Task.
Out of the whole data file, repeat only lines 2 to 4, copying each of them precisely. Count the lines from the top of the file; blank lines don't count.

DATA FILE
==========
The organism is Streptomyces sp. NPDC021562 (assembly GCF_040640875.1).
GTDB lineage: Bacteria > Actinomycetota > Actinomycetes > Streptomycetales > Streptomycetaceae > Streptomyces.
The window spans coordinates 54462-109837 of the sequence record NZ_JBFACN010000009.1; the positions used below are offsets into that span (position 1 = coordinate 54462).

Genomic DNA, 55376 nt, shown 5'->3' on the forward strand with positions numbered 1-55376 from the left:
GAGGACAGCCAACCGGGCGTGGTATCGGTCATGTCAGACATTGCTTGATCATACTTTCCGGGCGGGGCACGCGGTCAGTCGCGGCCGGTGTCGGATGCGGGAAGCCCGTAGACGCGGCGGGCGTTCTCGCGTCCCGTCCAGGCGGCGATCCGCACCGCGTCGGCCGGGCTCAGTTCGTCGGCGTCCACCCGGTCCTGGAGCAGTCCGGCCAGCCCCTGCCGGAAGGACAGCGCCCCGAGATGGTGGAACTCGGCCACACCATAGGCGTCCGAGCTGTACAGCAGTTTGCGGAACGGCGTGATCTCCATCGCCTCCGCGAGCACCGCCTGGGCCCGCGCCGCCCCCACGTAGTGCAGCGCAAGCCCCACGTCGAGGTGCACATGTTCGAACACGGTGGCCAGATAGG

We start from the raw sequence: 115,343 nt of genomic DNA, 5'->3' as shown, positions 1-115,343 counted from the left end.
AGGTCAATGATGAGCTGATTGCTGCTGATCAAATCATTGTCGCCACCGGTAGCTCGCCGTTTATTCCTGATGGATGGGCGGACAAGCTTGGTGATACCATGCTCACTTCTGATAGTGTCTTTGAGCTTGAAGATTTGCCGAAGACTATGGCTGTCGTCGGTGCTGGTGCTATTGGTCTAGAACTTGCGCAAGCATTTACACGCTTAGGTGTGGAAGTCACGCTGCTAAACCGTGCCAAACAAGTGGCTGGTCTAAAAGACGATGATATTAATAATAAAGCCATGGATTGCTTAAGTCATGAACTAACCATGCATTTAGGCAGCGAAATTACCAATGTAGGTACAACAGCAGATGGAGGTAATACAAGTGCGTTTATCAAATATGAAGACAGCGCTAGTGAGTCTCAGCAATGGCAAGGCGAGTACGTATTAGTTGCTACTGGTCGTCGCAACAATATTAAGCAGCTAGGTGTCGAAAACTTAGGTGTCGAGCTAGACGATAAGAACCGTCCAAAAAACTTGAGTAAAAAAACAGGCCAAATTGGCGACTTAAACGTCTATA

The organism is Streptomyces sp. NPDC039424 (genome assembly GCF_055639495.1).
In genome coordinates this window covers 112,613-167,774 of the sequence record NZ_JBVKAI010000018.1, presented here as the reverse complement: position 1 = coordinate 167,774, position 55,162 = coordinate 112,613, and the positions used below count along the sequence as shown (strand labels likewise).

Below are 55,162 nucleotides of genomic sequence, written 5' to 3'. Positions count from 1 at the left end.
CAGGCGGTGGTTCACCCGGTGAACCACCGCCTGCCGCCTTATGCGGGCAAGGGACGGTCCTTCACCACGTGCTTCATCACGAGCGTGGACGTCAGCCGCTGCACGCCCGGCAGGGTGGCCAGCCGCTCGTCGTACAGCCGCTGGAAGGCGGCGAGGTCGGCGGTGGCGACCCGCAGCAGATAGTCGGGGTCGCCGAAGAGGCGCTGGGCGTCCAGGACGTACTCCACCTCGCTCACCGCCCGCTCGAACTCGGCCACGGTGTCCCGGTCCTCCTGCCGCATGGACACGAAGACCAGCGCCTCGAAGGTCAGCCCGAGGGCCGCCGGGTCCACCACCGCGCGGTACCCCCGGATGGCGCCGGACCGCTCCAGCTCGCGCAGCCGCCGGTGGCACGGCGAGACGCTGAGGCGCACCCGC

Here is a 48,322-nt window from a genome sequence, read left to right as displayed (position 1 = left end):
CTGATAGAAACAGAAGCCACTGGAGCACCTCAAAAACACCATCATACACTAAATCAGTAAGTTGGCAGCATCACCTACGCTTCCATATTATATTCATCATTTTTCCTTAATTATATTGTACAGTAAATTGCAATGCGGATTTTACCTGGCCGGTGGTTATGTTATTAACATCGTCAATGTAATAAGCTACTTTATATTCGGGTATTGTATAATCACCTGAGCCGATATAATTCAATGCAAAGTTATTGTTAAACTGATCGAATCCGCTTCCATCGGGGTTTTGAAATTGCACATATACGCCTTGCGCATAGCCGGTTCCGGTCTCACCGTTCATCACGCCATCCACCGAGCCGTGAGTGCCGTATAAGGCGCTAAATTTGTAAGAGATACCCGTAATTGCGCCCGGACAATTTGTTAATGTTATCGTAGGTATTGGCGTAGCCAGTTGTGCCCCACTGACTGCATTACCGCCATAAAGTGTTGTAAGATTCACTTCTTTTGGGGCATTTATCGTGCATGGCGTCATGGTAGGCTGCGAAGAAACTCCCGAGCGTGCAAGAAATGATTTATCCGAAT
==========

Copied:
GTDB lineage: Bacteria > Actinomycetota > Actinomycetes > Streptomycetales > Streptomycetaceae > Streptomyces.
The window spans coordinates 54462-109837 of the sequence record NZ_JBFACN010000009.1; the positions used below are offsets into that span (position 1 = coordinate 54462).

Genomic DNA, 55376 nt, shown 5'->3' on the forward strand with positions numbered 1-55376 from the left: